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Conference Agenda

Overview and details of the sessions of this conference. Please select a date or room to show only sessions at that day or location. Please select a single session for detailed view (with abstracts and downloads if available).

 
Session Overview
Session
MON4.5: Governance and decision making in DRR
Time: Monday, 27/Aug/2012: 1:00pm - 2:30pm
Session Chair: Qian YE, Integrated Risk Governance Project/IHDP
Session Chair: Helen T SULLIVAN, Rider University
Location: Wisshorn

Session


Presentations

A study of the performance of risk and vulnerability assessments by Swedish Public Agencies

Marcus ABRAHAMSSON1,2, Kerstin ERIKSSON1,2, Henrik HASSEL1,2, Kurt PETERSEN1,2, Henrik TEHLER1,2

1Lund University Centre for Risk Assessment and Management, Sweden; 2Department of Fire Safety Engineering and Systems Safety, Lund University, Sweden

Risk and vulnerability assessments (RVA) are vital components of the work conducted by public agencies at different levels, as part of the processes for governing and managing risks in the society. In Sweden, public agencies at all levels are required by legislation to perform risk and vulnerability assessments within their respective area of responsibility. The present paper presents a study of how Swedish municipalities, county administration boards and national authorities work with RVAs, with a special focus on three aspects of such assessments that are highlighted in the legislation: vital societal functions, critical dependencies, and capability assessment. The main data collection technique was semi-structured interviews and a total of 25 actors were included and interviewed. The goal was to achieve a good representation of the different actors that perform RVAs. Thus 5 national authorities, 5 county administration boards, and 15 municipalities were chosen in order to obtain a representative functional distribution (in terms of national authorities responsible for different sectors), geographic distribution as well as size distribution. In addition, risk and vulnerability assessments produced by the interviewed actors over the last five years have been analyzed in order to complement the data from the interviews. The study shows that there is rather large variety of approaches, perspectives and views adopted by different actors, all with different advantages and drawbacks. It is argued that the findings of the study can be used to improve the RVA-practices of public authorities.


Social unrest: a systemic risk perspective

Ortwinn RENN

University of Stuttgart, Germany, Federal Republic of

This paper develops a framework of social unrest based on a complex understanding of systemic risks. The term ‘systemic’ describes the extent to which any risk is embedded in the larger context of social and cultural aspects that shape our understanding of risks, influence our attention to causal relationships and trigger our activities for handling these risks. Social unrest can be grouped into this framework of systemic risks. It can be a cause of risk to others, it can be a consequence of experiencing risk (for example a terrorist threat) or the manifestation of such a risk (the actual terrorist attack) or it can be a promoter of a risk chain that is located in other functional systems of society (for example financial crisis). Since social unrest is more a process of escalation than a finite state of the world we have conceptualized the term in form of a step-by-step escalation scheme. Each step makes social unrest more likely and also if it then occurs more severe. In the course of this process, activities may get more and more radical, in particular if these collective protest actions are ignored or even oppressed (examples may be wild strikes, regional boycotts or blockades). In addition, our analysis includes social simulation attempts to identify emprically valid indicators for social unrest. One of the key variable is the relationship between facebook entries with critical remarks towrads the present regime and the number of political arrests.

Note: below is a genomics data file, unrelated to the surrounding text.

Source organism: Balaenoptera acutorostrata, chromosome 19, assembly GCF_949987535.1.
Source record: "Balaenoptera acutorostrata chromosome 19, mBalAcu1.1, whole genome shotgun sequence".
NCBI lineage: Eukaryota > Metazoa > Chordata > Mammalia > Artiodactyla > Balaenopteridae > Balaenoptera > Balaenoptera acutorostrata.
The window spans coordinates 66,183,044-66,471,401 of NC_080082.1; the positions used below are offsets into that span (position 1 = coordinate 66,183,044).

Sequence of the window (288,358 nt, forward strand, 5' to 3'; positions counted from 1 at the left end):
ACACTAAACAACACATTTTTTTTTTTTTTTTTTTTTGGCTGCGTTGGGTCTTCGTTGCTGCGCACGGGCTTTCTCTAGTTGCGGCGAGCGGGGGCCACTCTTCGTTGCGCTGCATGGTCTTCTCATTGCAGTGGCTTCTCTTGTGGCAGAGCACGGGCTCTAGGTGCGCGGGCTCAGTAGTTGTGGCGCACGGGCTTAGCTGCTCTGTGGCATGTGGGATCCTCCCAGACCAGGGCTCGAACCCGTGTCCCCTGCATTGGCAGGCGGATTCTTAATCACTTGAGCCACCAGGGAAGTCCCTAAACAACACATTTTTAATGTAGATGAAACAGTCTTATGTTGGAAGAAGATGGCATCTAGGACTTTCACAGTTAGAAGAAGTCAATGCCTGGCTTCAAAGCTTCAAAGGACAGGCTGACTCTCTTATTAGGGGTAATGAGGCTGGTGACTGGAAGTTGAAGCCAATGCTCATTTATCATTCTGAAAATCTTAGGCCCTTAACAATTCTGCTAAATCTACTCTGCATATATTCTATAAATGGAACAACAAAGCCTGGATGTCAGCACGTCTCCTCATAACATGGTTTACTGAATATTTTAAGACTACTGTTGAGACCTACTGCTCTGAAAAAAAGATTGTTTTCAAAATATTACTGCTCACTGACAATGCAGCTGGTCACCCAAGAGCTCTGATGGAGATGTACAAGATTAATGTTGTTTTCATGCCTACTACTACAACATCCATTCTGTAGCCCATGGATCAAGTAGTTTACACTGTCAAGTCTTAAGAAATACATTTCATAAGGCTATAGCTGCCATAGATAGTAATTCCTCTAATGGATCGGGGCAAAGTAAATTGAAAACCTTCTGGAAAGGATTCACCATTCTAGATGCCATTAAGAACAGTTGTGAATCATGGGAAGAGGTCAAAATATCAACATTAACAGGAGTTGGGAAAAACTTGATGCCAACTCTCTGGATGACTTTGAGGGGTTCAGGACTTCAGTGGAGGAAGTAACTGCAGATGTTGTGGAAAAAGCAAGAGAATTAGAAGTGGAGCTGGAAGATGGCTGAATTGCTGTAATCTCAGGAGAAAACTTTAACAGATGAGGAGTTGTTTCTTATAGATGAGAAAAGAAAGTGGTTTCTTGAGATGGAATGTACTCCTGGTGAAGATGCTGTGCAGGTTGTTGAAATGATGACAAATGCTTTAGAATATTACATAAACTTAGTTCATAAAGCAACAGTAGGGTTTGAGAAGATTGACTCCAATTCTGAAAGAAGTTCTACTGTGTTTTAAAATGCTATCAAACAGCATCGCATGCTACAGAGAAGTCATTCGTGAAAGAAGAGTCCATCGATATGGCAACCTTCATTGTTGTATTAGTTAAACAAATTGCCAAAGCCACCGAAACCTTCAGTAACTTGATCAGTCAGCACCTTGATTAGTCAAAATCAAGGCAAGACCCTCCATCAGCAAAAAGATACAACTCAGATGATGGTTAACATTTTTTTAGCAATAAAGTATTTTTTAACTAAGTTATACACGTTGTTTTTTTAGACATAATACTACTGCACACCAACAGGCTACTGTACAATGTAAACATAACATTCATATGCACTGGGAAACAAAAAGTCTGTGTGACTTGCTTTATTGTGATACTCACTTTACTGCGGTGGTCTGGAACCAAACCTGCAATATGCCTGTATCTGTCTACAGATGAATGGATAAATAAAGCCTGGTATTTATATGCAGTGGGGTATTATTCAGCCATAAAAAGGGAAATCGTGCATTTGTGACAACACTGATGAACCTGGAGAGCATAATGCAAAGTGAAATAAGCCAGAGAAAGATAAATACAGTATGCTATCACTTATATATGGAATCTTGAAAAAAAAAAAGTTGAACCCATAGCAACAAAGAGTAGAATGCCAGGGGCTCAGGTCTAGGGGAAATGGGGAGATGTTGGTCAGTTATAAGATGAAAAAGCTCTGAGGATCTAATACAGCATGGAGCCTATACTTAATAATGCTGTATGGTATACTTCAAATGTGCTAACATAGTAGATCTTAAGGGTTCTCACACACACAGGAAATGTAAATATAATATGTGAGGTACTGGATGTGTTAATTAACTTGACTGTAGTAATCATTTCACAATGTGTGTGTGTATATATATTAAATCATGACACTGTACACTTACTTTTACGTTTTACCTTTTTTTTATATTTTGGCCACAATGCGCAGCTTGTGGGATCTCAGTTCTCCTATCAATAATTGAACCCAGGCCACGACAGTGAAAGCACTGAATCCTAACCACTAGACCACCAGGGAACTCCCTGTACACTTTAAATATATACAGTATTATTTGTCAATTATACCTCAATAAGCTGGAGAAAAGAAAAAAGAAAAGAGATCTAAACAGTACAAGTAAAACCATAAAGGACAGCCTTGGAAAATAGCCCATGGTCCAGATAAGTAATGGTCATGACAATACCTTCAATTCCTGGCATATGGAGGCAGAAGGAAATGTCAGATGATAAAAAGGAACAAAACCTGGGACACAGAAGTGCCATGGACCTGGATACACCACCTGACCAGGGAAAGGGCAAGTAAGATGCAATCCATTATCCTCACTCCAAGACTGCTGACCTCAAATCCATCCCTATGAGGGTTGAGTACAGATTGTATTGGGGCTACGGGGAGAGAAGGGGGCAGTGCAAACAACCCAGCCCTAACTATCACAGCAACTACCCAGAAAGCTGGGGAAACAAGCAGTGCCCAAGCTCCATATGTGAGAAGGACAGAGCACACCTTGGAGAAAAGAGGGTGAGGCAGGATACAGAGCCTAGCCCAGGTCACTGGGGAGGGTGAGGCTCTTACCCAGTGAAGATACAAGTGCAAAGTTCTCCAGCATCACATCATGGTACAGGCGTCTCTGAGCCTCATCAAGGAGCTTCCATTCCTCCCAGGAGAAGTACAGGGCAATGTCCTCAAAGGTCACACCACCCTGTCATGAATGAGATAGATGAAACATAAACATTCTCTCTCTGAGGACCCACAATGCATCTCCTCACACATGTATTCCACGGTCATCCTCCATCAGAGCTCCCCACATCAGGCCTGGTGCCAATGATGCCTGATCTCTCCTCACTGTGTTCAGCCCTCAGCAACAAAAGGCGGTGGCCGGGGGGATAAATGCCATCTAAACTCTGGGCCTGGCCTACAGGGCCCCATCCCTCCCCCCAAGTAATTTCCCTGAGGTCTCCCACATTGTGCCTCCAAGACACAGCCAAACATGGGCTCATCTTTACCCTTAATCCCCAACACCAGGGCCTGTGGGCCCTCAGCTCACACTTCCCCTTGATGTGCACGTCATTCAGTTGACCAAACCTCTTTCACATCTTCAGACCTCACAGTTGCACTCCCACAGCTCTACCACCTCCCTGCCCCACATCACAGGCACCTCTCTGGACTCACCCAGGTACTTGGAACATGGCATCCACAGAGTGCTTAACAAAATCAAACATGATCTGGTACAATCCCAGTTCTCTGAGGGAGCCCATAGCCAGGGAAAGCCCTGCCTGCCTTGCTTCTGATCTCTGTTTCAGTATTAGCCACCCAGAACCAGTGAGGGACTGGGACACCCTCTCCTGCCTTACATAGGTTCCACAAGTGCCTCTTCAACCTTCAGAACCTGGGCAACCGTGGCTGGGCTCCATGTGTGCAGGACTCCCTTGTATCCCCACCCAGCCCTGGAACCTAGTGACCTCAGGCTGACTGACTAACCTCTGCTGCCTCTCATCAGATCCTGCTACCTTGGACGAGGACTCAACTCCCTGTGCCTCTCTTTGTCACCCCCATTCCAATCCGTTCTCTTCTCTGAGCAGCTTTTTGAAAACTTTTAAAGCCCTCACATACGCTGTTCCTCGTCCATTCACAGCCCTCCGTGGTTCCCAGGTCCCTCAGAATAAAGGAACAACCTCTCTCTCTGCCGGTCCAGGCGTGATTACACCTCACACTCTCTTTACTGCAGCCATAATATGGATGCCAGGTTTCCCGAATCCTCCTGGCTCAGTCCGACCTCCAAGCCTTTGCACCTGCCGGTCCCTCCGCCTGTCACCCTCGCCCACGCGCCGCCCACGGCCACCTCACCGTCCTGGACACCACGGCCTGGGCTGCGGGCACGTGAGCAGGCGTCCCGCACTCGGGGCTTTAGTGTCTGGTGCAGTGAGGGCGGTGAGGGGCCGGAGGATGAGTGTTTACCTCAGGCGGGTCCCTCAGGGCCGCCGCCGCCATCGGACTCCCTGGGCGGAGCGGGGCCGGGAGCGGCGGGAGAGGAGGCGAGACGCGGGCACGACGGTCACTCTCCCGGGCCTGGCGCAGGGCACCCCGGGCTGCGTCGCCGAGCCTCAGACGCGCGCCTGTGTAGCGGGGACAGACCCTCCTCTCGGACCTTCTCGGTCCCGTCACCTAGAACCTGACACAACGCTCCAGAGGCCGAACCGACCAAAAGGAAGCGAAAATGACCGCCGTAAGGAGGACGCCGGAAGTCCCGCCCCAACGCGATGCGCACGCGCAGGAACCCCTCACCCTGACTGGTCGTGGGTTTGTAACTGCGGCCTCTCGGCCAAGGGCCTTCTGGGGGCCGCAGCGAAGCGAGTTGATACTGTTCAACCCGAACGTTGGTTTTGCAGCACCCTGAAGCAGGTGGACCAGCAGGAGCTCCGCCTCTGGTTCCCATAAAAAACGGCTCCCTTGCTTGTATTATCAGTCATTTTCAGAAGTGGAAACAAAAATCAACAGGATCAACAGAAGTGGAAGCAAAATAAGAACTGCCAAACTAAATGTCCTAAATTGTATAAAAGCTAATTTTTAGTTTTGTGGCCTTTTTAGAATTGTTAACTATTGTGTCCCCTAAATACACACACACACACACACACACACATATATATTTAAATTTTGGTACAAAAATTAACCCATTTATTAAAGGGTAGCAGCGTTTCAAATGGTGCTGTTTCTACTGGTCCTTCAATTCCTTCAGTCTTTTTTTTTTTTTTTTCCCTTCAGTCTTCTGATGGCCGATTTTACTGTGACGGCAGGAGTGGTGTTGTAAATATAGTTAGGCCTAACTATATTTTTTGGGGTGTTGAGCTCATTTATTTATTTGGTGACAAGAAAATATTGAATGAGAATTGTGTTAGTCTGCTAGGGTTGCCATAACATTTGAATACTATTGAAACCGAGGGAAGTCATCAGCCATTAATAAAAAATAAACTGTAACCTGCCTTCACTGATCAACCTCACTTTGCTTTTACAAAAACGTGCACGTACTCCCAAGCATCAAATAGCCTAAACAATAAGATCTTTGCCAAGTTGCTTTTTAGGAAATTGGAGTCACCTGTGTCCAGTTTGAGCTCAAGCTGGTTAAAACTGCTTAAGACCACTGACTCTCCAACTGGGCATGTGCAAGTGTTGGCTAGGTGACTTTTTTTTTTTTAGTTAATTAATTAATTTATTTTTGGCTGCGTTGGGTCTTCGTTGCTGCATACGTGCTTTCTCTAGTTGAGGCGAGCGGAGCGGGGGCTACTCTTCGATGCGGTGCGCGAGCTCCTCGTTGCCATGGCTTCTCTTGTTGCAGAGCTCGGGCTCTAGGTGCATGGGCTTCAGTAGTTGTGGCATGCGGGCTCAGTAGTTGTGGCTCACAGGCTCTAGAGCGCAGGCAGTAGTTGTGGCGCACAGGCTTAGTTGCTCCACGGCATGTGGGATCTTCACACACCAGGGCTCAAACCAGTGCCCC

Dealing with disaster in transitional democracies

Fredrik BYNANDER1,2

1Centre for natural Disaster Research, Sweden, Kingdom of; 2National Centre for Crisis management Research and Training (CRISMART)

Society’s susceptibility to the explosive forces of nature is a function of its robustness, flexibility and absorption of the trauma inflicted by major natural hazards. In order to improve society’s capacity to prevent and manage natural disasters, The Swedish Centre for Natural Disaster Science (CNDS) aims to help increasing the understanding of the societal, scientific and technical processes involved in natural disasters. This part of the program probes the link between democracy, governmental efficiency and natural hazards. It focuses specifically on transitional democracies and their ability to uphold some level of governance in the face of natural events that triggers a need for mitigation, response and recovery. Lessons are drawn from a large bank of case studies on transitional states responding to disaster. To better understand the complex interrelationship between society and natural hazards, scientific endeavours need to be truly integrative throughout the range between the complex behaviour of nature, the functional foundations of society and the technology that interconnects the two. CNDS is part of a government strategic research initiative that has recently set out to accomplish exactly this. The analysis discussed here is part of a core aim of the program to scrutinise the performance of policies targeting vulnerability to natural hazards, forms of negotiations and the design of international treaties, which can enhance natural disaster management.